Long Time, No See

Long Time, No See

4.5 2
by Dermot Healy
     
 

View All Available Formats & Editions

The funny, moving, long-awaited masterwork from "Ireland’s finest living novelist" (Roddy Doyle)

Celebrated Irish author Dermot Healy’s first novel in more than ten years is a rich, beguiling, compassionate, and wonderfully funny story about community, family, love, and bonds across generations.

Set in an isolated coastal town in northwest

…  See more details below

Overview

The funny, moving, long-awaited masterwork from "Ireland’s finest living novelist" (Roddy Doyle)

Celebrated Irish author Dermot Healy’s first novel in more than ten years is a rich, beguiling, compassionate, and wonderfully funny story about community, family, love, and bonds across generations.

Set in an isolated coastal town in northwest Ireland, Long Time, No See centers around an unforgettable cast of innocents and wounded, broken misfits. The story is narrated by a young man known as Mister Psyche who takes up with and is then drawn into a series of bemusing and unsettling misadventures with two men some fifty years his senior—his grand uncle Joejoe and Joejoe’s neighbor The Blackbird—wonderful, eccentric characters full of ancient jealousies and grudges and holding some very dark secrets.

Written with great lyrical power and a vivid sense of place and published to rapturous reviews in England and Ireland, Long Time, No See is a sad-comic tapestry of life and death that celebrates the incredibly rich lives of ordinary people.

Read More

Editorial Reviews

Publishers Weekly
Healy (A Goat’s Song) writes early on in his latest novel, “It’s extraordinary how ordinary life is,” and spends the remainder of the story exploring the mundane. Philip Feeney (aka Mister Psyche) is fresh out of secondary school, living with his parents and doing odd jobs for neighbors in the small coastal town of Ballintra, in modern-day Ireland. His primary task is taking care of his grand-uncle Joejoe and Joejoe’s friend, the Blackbird. The elderly duo provide mild entertainment, and Healy details Philip’s tasks perhaps too diligently, as the reader is often left feeling as if they’ve spent time doing chores rather than reading a book. Revolving around the main trio, tangential characters come and go, and Philip either amuses or aids them in a series of exploits, making the book reminiscent of Steinbeck’s Tortilla Flat. As Joejoe and the Blackbird begin to deteriorate with age, the story comes into focus, albeit quite late. Highly stylized, chock-full of colorful dialogue, and steeped in Irish idioms, this is a leisurely read about ordinary folk acting out the dramas that make a life. (July 5)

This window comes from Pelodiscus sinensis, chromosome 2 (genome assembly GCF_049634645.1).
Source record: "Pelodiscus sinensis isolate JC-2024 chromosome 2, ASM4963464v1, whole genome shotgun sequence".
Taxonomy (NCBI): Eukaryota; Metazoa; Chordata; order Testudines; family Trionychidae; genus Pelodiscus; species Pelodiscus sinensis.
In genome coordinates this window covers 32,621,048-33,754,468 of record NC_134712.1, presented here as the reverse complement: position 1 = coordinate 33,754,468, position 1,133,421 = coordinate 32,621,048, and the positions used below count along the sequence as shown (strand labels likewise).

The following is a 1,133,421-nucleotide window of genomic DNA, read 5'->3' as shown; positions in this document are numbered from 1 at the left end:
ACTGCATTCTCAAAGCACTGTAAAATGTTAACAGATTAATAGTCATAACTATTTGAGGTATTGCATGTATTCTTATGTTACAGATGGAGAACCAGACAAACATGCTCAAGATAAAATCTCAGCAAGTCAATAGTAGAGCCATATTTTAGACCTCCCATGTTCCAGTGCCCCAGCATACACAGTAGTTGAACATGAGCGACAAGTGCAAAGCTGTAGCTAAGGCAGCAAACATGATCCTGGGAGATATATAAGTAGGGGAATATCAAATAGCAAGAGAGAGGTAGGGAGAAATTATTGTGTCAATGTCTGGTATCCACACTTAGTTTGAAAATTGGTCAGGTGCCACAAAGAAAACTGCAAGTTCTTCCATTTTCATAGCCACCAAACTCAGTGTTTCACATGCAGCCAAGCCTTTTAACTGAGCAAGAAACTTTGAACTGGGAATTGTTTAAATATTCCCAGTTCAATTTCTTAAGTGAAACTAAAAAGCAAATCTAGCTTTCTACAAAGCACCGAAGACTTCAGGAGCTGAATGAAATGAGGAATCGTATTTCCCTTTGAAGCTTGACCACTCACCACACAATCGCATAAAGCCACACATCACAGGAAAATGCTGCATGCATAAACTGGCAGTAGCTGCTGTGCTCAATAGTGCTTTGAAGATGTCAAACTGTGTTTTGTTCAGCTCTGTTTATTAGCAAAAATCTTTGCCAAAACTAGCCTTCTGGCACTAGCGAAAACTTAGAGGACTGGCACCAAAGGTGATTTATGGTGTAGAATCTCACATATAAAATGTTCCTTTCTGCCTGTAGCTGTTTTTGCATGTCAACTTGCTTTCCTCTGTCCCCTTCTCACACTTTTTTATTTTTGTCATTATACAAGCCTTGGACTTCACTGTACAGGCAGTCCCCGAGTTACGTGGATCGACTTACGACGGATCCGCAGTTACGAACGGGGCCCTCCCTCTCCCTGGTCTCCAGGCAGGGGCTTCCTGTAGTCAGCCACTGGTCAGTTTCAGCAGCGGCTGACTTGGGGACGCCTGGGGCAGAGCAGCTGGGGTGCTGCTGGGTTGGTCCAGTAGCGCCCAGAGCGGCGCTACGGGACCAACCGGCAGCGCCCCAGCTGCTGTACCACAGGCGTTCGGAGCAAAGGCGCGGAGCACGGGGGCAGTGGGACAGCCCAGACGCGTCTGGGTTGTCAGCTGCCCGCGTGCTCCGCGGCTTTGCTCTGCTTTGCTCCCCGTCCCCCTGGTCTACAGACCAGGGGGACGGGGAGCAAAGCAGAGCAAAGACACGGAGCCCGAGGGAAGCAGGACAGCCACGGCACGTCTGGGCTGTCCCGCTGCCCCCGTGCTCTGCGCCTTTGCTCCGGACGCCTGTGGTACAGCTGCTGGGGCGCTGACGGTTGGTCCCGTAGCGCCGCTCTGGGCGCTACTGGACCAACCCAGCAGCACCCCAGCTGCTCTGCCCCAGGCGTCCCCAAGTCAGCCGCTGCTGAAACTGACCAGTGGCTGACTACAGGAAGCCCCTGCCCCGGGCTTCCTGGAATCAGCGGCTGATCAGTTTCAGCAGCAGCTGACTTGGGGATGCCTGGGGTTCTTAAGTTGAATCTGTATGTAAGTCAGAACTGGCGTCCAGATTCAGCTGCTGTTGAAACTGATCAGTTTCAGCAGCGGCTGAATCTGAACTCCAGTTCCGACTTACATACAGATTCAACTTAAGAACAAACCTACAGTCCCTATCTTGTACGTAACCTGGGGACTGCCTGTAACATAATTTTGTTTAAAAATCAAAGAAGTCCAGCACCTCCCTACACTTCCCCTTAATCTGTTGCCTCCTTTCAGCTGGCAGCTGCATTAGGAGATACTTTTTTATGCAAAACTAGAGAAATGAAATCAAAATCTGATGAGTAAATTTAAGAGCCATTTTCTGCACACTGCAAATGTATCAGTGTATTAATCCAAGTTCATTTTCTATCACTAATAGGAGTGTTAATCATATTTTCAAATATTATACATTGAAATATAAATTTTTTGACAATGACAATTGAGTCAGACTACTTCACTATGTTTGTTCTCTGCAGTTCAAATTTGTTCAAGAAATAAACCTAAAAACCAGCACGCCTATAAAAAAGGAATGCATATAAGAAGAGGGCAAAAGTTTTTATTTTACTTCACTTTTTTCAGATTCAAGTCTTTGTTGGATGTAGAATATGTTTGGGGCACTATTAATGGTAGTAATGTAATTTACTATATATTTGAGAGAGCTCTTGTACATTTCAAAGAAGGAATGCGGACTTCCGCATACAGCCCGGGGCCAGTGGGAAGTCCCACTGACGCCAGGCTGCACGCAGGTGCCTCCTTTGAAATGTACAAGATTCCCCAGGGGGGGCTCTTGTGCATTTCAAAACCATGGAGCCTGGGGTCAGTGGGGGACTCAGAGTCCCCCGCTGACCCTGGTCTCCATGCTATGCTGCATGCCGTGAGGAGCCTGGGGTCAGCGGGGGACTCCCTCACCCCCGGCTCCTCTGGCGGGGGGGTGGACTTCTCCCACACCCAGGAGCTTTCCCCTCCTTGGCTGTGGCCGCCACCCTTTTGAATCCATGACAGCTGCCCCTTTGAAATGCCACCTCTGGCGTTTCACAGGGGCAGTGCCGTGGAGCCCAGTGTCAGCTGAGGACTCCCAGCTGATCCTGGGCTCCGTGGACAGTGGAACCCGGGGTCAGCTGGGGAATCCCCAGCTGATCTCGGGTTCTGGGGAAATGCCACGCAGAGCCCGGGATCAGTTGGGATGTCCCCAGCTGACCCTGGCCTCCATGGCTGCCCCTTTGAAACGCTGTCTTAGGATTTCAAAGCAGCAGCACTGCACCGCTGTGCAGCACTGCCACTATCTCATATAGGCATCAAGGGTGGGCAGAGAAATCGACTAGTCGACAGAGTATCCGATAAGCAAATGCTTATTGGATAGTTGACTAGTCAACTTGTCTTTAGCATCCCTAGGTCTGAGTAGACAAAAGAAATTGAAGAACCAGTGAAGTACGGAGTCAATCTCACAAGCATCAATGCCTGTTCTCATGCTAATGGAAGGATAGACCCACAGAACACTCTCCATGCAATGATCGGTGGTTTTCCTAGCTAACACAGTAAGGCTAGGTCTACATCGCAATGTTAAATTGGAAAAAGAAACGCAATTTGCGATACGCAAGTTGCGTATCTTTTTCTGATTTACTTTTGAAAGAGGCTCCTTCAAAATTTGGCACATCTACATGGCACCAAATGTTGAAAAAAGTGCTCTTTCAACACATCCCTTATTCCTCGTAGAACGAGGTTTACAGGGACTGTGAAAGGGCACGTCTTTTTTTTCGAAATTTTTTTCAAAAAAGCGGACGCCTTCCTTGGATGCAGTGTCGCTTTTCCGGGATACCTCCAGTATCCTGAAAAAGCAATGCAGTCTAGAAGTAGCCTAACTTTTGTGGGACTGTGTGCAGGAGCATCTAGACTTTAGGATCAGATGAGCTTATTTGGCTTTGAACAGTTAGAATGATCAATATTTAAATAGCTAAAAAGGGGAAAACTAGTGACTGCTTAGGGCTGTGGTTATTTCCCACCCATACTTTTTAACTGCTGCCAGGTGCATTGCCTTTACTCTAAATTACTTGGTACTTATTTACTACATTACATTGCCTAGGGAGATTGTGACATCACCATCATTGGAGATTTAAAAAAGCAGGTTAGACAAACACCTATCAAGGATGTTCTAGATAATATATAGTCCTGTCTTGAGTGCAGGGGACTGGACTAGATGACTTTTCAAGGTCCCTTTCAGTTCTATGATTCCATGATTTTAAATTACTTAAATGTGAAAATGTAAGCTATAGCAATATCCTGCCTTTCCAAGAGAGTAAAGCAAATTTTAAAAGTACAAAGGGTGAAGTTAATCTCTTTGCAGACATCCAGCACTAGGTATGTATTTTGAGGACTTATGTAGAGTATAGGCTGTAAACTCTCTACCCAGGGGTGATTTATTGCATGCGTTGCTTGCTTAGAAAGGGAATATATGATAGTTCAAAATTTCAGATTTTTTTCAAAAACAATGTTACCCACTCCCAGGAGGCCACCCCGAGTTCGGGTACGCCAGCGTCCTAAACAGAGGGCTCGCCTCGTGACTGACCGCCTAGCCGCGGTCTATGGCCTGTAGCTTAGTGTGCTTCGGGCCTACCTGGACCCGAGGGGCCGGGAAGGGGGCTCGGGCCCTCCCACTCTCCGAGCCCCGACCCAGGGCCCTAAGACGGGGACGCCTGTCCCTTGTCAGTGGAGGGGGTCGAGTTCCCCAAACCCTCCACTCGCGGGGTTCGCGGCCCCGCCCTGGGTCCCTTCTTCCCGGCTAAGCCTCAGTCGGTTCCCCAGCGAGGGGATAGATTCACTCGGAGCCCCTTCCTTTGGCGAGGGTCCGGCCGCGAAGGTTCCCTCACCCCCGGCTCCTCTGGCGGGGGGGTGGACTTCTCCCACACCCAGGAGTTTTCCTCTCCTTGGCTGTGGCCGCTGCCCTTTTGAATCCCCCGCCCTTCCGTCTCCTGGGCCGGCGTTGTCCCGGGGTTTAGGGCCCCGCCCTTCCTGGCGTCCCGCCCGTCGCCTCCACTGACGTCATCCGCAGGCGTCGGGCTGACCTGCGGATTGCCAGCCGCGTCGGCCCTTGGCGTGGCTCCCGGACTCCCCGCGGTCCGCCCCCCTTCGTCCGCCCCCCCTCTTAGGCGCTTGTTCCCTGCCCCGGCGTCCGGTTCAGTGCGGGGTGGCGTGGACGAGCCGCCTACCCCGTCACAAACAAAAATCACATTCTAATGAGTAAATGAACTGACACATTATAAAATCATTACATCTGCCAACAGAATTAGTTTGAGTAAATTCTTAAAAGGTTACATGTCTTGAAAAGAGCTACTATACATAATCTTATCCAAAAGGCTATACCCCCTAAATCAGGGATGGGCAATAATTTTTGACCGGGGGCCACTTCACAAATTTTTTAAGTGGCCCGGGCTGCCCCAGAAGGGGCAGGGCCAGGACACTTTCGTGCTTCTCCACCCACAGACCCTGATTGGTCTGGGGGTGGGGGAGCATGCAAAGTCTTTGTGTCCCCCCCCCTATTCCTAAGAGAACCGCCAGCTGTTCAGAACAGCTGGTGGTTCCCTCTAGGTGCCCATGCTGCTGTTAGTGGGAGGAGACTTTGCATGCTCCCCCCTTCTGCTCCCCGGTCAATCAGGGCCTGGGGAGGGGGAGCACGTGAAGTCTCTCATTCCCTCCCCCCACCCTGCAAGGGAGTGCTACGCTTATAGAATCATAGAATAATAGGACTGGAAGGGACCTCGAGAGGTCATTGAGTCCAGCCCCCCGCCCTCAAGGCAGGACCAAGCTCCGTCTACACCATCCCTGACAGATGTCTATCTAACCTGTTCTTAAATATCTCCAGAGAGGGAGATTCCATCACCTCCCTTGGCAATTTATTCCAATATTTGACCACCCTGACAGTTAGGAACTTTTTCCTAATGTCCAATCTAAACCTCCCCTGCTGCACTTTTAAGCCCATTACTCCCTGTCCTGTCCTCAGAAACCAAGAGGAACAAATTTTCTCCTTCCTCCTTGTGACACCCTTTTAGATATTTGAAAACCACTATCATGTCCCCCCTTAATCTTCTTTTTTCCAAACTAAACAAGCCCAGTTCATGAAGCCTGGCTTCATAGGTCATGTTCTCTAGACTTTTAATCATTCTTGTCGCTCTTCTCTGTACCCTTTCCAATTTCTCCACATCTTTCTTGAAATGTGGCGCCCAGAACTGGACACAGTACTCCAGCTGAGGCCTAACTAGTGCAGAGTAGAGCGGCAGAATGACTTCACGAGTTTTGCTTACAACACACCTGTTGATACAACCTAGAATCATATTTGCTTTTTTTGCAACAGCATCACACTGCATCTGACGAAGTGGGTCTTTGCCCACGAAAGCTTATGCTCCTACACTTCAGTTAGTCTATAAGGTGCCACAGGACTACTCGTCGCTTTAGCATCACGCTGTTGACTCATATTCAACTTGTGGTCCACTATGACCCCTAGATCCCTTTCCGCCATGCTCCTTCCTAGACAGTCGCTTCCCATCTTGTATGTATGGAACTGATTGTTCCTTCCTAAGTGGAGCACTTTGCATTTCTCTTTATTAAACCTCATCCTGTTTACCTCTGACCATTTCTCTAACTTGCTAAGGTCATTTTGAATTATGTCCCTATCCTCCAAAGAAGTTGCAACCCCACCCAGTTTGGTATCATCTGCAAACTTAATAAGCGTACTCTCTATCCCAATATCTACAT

From the Publisher
Praise for Long-Time, No-See

"A grand read, funny and provocative…tenderness and affection win out despite gunfire, despite ancient jealousies and grudges."-Annie Proulx, The Guardian

"Funny, sad, wild, tender, profound, brilliant…Ireland's finest living novelist." Roddy Doyle

"A family saga bristling with curiously appealing oddballs and misfits." -Entertainment Weekly

"Healy's first novel in ten years is a triumphant return…A beautiful account of one person's acceptance of his own quiet heroism." -Library Journal

"Highly stylized, chock-full of colorful dialogue, and steeped in Irish idioms, this is a leisurely read about ordinary folk acting out the dramas that make a life." -Publishers Weekly

"Compassionate and elegiac…a celebration of the whole gift of existence…everyday chores and family obligations are elevated to the level of epiphany."--The Times Literary Supplement

"Unforgettable…Nothing happens, but everything happens. Times passes. People die. It all seems so true to actual life, so tangible and authentic…so real you feel you could step into the book and live there." -The Sunday Independent

"Terrific and exhilarating…Healy's characters have mouths full of poetry… the poetry of the everyday, laconic, idiosyncratic, and wonderfully droll…Every page is a pleasure to read and the entire book is, as one of Healy's characters might put it, an astonishment." -The Sunday Times

"A richly compelling comic-sad tapestry of love and death in which, like the pauses in a Pinter play, truth lurks in what's left unsaid, catching us off guard." -The Independent

Library Journal
Philip Feeney, known as Mister Psyche to the locals of the Irish fishing village Ballintra, spends his days tending to odd jobs and his granduncle Joejoe while waiting for the results of his school exams. When Joejoe's best friend, a curious, sweet-smelling soul known as the Blackbird, badly injures himself, Philip tries to navigate the swelling grief that threatens to overwhelm his family and friends. Philip's own mind and heart, still fragile since the untimely death of his best friend, Mickey, the year before, prove resilient and true. VERDICT Healy's (Sudden Times; A Goat's Song) first novel in ten years is a triumphant return by the author Roddy Doyle considers "Ireland's greatest writer." Philip's voice, at once tender and odd, like Joejoe's slightly out-of-tune accordion, narrates. His easy familiarity with Ballintra's seasonal rhythms, landscapes, and inhabitants credibly shapes the contours of an interior life open to all perceptions and ideas that existence offers him. A beautiful account of one person's acceptance of his own quiet heroism.—J. Greg Matthews, Washington State Univ. Libs., Pullman